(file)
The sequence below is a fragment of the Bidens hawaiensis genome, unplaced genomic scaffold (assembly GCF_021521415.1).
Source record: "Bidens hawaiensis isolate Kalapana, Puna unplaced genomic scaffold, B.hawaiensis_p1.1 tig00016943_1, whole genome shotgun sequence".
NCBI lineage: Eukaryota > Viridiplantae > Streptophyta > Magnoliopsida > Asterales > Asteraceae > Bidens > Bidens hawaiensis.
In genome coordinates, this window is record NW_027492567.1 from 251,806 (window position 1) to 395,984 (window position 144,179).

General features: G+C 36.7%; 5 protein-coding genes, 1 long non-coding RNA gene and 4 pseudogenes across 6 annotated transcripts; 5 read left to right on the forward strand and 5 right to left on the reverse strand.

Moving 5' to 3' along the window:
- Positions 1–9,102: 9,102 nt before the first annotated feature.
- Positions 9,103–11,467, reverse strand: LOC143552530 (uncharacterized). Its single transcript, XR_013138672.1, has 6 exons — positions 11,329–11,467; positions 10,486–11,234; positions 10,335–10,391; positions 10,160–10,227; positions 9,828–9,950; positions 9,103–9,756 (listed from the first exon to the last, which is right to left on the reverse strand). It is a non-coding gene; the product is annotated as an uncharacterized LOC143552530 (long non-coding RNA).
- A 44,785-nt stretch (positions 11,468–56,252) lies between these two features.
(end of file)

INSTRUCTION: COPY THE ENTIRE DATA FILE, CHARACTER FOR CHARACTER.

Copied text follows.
The sequence below is a fragment of the Bidens hawaiensis genome, unplaced genomic scaffold (assembly GCF_021521415.1).
Source record: "Bidens hawaiensis isolate Kalapana, Puna unplaced genomic scaffold, B.hawaiensis_p1.1 tig00016943_1, whole genome shotgun sequence".
NCBI lineage: Eukaryota > Viridiplantae > Streptophyta > Magnoliopsida > Asterales > Asteraceae > Bidens > Bidens hawaiensis.
In genome coordinates, this window is record NW_027492567.1 from 251,806 (window position 1) to 395,984 (window position 144,179).

General features: G+C 36.7%; 5 protein-coding genes, 1 long non-coding RNA gene and 4 pseudogenes across 6 annotated transcripts; 5 read left to right on the forward strand and 5 right to left on the reverse strand.

Moving 5' to 3' along the window:
- Positions 1–9,102: 9,102 nt before the first annotated feature.
- Positions 9,103–11,467, reverse strand: LOC143552530 (uncharacterized). Its single transcript, XR_013138672.1, has 6 exons — positions 11,329–11,467; positions 10,486–11,234; positions 10,335–10,391; positions 10,160–10,227; positions 9,828–9,950; positions 9,103–9,756 (listed from the first exon to the last, which is right to left on the reverse strand). It is a non-coding gene; the product is annotated as an uncharacterized LOC143552530 (long non-coding RNA).
- A 44,785-nt stretch (positions 11,468–56,252) lies between these two features.